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Happenings at 4.0 Cellars

Carl Hudson
 
July 3, 2019 | Carl Hudson

Wine Yeast Selection Criteria

One of the most intriguing issues facing a winemaker is the choice of a yeast strain to convert the sugars in sweet grape juice into wine. Simplistically, there are two basic choices – natural or native yeast that is present on the grapes themselves when harvested, or a designed commercial yeast strain. Both types of yeast will convert sugar to alcohol, but the choice of yeast can, and usually does, impact the aroma, flavor, and texture of a wine, as well as the conditions & rate of fermentation.  Continue »

Carl Hudson
 
June 20, 2019 | Carl Hudson

Summer in the Vineyard - 2019

This has been an unusual spring and early summer for the Texas Hill Country. The much greater than normal amount of rainfall has certainly been different, and made for one of the most abundant, colorful, and longest lasting wildflower displays folks can remember. The temperatures have also been moderate, typically below 90 degrees until just this past week. The rain and moderately warm temperatures not only inspired the Texas wildflowers as Hill Country vineyards have also seen a burst of growth, not only on the vines, but with the weeds, insects, and fungal diseases that tend to plague grapevines during humid conditions. The grapevines have flowered, set the fruit, and are now showing clusters of hard green grapes that will race forward to veraison (color change) in just a few weeks. It is an exciting time in the vineyard, but also one filled with lots of work.  Continue »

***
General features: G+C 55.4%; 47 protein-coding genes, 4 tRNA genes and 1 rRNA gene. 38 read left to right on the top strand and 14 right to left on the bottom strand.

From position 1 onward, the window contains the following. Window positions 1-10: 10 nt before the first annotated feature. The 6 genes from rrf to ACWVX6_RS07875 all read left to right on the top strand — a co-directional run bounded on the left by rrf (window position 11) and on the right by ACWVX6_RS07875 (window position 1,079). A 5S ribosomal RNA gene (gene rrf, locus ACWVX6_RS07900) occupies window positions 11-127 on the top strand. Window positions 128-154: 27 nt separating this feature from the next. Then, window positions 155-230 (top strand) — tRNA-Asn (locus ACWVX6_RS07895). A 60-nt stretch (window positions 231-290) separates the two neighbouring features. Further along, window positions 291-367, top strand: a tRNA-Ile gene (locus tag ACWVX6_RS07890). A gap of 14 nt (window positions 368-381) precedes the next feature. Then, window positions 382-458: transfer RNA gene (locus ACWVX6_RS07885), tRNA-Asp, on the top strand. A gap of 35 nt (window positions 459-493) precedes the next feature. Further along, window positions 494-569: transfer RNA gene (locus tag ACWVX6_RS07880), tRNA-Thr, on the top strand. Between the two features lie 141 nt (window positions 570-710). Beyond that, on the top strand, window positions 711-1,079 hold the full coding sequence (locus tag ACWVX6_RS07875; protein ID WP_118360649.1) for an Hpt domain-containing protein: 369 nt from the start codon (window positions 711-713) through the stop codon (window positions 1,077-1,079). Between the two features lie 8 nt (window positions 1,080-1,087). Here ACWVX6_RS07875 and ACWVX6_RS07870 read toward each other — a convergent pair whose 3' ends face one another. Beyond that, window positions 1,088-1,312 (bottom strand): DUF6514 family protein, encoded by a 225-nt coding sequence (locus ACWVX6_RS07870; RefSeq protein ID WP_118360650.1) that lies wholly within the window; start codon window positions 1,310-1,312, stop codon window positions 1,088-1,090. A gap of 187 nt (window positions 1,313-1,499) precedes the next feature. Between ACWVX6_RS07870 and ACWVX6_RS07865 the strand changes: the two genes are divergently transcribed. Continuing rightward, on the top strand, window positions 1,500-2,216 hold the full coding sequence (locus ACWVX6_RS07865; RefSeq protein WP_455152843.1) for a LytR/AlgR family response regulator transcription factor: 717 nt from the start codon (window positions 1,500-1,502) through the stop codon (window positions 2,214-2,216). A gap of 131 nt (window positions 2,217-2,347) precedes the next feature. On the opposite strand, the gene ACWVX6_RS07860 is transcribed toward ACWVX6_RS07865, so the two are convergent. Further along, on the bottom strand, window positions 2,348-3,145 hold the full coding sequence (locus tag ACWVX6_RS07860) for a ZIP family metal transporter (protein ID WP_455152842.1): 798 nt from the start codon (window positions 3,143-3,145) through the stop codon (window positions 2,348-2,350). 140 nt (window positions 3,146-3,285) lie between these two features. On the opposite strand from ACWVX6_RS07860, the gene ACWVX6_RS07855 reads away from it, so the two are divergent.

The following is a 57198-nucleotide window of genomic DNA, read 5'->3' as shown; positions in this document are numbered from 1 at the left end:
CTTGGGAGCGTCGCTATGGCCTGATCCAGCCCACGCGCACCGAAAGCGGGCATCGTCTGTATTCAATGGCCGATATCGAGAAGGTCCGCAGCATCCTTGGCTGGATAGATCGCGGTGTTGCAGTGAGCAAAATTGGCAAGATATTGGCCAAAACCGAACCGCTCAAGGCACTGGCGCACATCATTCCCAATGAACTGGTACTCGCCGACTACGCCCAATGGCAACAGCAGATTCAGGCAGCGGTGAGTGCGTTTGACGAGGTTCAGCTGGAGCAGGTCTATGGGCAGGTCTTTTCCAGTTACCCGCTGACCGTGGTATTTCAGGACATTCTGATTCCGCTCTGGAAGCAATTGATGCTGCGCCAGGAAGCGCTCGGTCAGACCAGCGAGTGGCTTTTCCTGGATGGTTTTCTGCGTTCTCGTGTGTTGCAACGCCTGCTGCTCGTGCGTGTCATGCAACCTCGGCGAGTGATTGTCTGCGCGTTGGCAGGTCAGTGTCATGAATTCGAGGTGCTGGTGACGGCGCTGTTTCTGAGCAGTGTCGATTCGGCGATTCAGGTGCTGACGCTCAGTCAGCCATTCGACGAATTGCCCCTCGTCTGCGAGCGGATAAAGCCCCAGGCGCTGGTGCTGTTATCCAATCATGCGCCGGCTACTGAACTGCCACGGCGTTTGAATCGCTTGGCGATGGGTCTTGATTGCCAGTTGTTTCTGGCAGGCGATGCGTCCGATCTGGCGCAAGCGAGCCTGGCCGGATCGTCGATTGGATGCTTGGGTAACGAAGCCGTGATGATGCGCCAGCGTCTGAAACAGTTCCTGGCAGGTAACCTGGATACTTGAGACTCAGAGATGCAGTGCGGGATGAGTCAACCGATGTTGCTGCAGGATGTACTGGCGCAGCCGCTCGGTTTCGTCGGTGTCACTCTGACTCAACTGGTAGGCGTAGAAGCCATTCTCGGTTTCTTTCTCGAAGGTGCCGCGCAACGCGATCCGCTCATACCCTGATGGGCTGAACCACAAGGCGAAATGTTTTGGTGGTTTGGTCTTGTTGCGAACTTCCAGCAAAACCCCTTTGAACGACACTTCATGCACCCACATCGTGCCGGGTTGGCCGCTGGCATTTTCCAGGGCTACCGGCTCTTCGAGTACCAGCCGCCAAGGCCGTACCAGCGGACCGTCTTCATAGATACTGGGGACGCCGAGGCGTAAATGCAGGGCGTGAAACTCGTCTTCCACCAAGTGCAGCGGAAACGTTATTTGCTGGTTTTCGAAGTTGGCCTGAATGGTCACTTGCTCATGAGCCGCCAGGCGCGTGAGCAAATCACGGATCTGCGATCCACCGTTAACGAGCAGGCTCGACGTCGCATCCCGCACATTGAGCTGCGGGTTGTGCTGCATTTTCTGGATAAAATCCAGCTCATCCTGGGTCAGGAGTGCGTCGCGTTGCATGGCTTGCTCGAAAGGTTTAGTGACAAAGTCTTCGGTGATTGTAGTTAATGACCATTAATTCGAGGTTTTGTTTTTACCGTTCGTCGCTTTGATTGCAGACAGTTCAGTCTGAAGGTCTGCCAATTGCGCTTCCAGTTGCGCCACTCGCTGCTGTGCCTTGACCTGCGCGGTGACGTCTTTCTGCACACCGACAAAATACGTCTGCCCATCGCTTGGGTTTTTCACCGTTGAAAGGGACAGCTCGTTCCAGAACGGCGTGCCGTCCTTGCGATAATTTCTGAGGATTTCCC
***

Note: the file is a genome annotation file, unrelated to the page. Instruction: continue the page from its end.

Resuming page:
Carl Hudson
 
June 5, 2019 | Carl Hudson

Alicante Bouschet - A Really Red Grape

Alicante Bouschet (“alla kahn tay boo shea”) is one of only a very few varieties of teinturier grapes of the Vitis vinifera species that have both red flesh and red skin. The dark color of Alicante Bouschet provides winemakers with some advantages which can be important here in Texas.  Continue »

Carl Hudson
 
May 22, 2019 | Carl Hudson

Wine Club June, 2019